Dennis: And my good friend, Bryan Carter, is pastor of that church, and he and his wife, Stephanie, came to the conference.  They are great friends, but they had one of their flock, Charles, write a note about what the conference meant to him.  He said this, he said, "My wife and I attended the Weekend to Remember much like two rubber balls allowing every idea of marriage rekindling to bounce off of us.  But by Sunday afternoon, we were like two sponges, soaking up each other's love and spirit like two newlyweds.  I truly love my wife and realize that I have not taken every opportunity to let her know until now.  We've been married 13 years and now it feels like 13 days for me after attending the conference."

Well, you know what?  That's a great investment in a marriage, and in these days, which have a lot of challenge to them, it's important that couples be singing the same song off the same set of song sheets and not to different melodies at this point.

Bob: You know, I'm going to be speaking at one of our Weekend to Remember Marriage Conferences this weekend up in Rhode Island at the Hyatt Regency in Newport, Rhode Island, and we've got hundreds of couples from around the area who are already signed up, going to be a part of the weekend.  We've got conferences this weekend in Boise and Branson; Fargo; Lincoln, Nebraska; Minneapolis; Nashville; Ontario, California, and then conferences coming up later on this spring in Boston; Atlanta; Chicago; in the Poconos; in Kalamazoo, Michigan; Portland; Seattle; Southern California; Phoenix; Tucson – there is more information about the Weekend to Remember Marriage Conference on our website, FamilyLifeToday.com, and we do want to encourage listeners to get away for a weekend.

I know a lot of couples think, as you said, this seems like a tough time to get away and spend a weekend together, especially in the midst of this kind of an economic climate, but we really think this is the time that you need to focus on what should be the core, and that is your marriage relationship.

So if you need more information about the Weekend to Remember go to our website, FamilyLifeToday.com, or call, toll-free, 1-800-FLTODAY, and someone can answer any questions you have about the conference.  Again, the website, FamilyLifeToday.com or call 1-800-F-as-in-family, L-as-in-life, and then the word TODAY.  And when you get in touch with us, ask about resources we have to help you with your family's finances, like Howard Dayton's book, "Your Money Map," which has been put together to help couples develop a simple roadmap for organizing your finances all the way through life.  Or the "Family Financial Workbook," that includes very helpful worksheets for families to use to get a handle on their household budget.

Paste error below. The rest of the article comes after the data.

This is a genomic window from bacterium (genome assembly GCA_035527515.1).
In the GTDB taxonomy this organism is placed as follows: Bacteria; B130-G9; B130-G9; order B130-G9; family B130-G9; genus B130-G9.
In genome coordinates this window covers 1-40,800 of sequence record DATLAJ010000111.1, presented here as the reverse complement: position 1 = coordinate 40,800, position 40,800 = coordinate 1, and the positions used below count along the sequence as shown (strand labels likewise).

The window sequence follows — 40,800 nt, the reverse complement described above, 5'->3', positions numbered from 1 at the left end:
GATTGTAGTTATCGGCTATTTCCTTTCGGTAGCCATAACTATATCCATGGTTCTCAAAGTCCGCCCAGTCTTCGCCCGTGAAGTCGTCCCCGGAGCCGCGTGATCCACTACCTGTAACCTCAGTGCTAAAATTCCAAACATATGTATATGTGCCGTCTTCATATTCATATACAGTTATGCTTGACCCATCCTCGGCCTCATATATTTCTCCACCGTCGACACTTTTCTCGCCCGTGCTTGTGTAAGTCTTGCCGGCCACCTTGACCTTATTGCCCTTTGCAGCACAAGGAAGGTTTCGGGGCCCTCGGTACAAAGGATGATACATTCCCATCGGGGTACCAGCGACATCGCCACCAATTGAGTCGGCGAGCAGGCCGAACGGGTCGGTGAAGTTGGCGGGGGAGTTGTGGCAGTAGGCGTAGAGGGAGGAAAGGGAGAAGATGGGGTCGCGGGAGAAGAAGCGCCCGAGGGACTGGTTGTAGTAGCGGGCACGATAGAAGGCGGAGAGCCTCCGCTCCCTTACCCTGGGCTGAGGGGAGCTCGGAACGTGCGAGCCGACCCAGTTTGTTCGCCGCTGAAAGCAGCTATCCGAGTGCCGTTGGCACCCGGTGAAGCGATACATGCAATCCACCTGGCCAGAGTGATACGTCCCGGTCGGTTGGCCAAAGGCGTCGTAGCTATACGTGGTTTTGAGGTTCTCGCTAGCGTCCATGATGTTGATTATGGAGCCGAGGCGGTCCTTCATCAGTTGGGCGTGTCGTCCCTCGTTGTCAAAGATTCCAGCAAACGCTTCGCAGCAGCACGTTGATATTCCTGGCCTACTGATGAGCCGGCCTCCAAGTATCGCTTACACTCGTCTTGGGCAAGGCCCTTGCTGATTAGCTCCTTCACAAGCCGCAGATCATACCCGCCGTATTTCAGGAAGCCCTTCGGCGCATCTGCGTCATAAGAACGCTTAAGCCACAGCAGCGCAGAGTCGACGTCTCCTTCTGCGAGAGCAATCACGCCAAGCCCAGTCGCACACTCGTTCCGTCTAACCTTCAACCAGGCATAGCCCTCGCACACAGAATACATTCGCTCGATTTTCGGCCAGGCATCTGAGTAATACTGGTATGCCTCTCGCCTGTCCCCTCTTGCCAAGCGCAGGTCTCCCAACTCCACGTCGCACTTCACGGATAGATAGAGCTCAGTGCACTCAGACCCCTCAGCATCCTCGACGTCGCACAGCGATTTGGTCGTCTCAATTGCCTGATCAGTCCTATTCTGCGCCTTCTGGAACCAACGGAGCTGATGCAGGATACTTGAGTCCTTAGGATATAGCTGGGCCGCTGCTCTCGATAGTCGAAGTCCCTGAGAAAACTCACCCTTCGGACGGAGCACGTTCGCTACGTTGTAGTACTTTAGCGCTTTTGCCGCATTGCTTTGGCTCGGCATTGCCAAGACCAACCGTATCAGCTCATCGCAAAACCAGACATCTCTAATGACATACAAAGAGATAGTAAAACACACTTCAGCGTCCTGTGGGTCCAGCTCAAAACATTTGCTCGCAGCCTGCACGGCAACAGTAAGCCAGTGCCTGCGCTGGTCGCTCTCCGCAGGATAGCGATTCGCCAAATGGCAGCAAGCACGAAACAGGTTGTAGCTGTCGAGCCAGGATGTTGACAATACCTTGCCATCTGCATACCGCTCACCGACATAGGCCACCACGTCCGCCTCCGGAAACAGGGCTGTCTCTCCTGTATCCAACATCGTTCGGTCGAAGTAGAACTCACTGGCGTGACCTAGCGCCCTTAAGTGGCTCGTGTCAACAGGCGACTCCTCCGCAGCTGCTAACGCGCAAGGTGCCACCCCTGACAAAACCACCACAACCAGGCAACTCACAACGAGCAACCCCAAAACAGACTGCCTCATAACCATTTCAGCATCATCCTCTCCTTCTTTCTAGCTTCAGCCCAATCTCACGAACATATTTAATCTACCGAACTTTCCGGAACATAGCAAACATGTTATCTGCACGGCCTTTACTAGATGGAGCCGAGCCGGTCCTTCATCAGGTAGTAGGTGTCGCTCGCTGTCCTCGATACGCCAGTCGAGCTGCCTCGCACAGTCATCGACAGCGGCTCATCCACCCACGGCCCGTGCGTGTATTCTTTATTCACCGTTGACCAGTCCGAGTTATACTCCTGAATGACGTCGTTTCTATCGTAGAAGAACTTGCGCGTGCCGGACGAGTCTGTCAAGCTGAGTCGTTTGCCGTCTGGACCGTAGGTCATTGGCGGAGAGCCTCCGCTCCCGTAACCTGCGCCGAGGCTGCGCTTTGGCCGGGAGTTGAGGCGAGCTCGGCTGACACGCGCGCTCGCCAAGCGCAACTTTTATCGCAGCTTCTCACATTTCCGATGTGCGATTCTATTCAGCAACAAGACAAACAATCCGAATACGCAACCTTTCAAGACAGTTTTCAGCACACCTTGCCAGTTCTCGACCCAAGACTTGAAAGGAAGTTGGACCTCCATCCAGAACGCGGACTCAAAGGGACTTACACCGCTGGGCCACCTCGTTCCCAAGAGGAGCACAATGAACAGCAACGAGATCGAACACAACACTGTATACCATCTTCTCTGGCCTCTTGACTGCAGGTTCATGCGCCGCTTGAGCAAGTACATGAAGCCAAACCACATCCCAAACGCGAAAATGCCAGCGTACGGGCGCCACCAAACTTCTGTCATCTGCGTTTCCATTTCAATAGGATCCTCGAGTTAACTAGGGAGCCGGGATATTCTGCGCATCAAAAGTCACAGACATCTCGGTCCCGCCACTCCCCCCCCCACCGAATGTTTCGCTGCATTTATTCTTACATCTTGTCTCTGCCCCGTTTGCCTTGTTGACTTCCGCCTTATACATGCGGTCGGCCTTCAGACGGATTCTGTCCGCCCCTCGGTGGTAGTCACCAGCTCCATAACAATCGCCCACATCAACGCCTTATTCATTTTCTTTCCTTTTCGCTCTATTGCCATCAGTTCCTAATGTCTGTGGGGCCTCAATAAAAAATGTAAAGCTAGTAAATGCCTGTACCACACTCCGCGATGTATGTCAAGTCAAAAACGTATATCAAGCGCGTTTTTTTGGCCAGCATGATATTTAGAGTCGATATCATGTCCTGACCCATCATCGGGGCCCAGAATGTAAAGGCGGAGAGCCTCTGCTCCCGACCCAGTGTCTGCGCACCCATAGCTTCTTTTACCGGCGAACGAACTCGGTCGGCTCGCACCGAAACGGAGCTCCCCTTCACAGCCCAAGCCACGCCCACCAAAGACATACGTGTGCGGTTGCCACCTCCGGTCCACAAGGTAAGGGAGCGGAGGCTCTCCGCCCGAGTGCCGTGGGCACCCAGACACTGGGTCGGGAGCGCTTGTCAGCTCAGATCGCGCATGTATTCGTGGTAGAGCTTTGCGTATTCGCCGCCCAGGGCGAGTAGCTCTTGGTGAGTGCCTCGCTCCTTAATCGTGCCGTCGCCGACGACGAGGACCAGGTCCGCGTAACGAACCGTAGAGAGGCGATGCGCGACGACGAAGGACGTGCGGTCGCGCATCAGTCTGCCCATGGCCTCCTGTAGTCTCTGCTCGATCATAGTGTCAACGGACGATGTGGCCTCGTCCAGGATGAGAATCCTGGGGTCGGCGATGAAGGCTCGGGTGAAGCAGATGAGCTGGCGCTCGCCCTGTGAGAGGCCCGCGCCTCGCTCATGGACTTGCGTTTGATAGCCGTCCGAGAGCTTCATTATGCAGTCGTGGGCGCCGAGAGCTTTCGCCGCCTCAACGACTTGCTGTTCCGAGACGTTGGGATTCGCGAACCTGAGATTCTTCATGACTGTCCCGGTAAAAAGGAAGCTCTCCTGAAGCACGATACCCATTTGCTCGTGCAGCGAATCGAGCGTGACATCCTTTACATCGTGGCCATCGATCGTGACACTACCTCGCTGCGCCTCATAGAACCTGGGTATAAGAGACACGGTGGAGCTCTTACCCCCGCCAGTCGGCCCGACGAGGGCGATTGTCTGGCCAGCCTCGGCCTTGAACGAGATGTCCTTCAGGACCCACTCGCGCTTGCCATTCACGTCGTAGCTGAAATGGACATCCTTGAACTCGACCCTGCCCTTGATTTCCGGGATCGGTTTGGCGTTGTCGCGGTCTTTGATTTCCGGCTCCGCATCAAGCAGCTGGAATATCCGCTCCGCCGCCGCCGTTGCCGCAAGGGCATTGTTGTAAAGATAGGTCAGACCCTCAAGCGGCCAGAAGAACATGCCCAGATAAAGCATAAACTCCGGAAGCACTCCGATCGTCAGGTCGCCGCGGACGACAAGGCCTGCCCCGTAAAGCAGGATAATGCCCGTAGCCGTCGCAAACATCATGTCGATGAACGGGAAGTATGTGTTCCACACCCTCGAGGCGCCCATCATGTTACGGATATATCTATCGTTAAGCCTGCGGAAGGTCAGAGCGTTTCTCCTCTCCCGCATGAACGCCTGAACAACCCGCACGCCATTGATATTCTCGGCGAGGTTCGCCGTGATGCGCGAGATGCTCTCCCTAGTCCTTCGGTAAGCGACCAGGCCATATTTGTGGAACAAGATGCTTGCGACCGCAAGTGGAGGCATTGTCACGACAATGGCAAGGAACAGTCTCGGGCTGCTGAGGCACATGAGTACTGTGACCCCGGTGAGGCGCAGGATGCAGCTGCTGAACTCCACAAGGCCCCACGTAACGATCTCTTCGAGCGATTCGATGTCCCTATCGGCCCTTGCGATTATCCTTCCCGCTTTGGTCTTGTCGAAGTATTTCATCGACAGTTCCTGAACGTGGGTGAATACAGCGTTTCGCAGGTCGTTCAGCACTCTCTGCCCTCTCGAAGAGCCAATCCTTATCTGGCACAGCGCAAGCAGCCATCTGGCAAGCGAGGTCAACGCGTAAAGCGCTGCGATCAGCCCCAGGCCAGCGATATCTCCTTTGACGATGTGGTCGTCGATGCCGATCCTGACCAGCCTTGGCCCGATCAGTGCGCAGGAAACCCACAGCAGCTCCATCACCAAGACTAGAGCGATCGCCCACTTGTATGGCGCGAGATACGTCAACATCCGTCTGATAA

Again, if you need either of these resources, order on FamilyLifeToday.com or call 1-800-F-as-in-family, L-as-in-life, and then the word TODAY, and we'll make arrangements to get them sent to you.

You know, Easter is just a few weeks away at this point, and Easter is different than Christmas, isn't it?  I mean, in the weeks leading up to Christmas, everybody is thinking about the upcoming holiday.  But in the weeks that lead up to Easter, it's just not the same.

Over the last several weeks, we've been making available to those of you who are able to help support the ministry of FamilyLife Today with a donation this month, we have been making available "The Jesus Film" on DVD.  And one of the reasons for that is because we'd like you to have this resource as a way to prepare your own heart and mind for the celebration of the resurrection of Christ at Easter.  This is a retelling of the Gospel account of the life of Jesus taken from the Gospel of Luke, and included with the DVD is "The Story of Jesus for Children," so that your children's hearts can be prepared and be focused as we head toward the celebration of Jesus's Resurrection.

If you'd like a copy of this DVD, again, it's our gift to you this month when you request it after making a donation of any amount to support the ministry of FamilyLife Today.  You can make that donation online at FamilyLifeToday.com, and if you do, just type the word "JesusDVD" into the keycode box on the donation form, or call 1-800-FLTODAY, make your donation over the phone and, again, ask for a copy of "The Jesus Film" on DVD, and we trust that the movie will be an encouragement to you and your family as you prepare for the celebration of Easter.

Now, tomorrow we want to talk about what moms and dads can do to help their high school seniors get ready for what's next, especially if that "what's next" has to do with heading off to college somewhere.  Jonathan Morrow is going to join us, and we hope you can join us as well.

I want to thank our engineer today, Keith Lynch, and our entire broadcast production team.  On behalf of our host, Dennis Rainey, I'm Bob Lepine.  We'll see you back next time for another edition of FamilyLife Today.

FamilyLife Today is a production of FamilyLife of Little Rock, Arkansas – help for today; hope for tomorrow.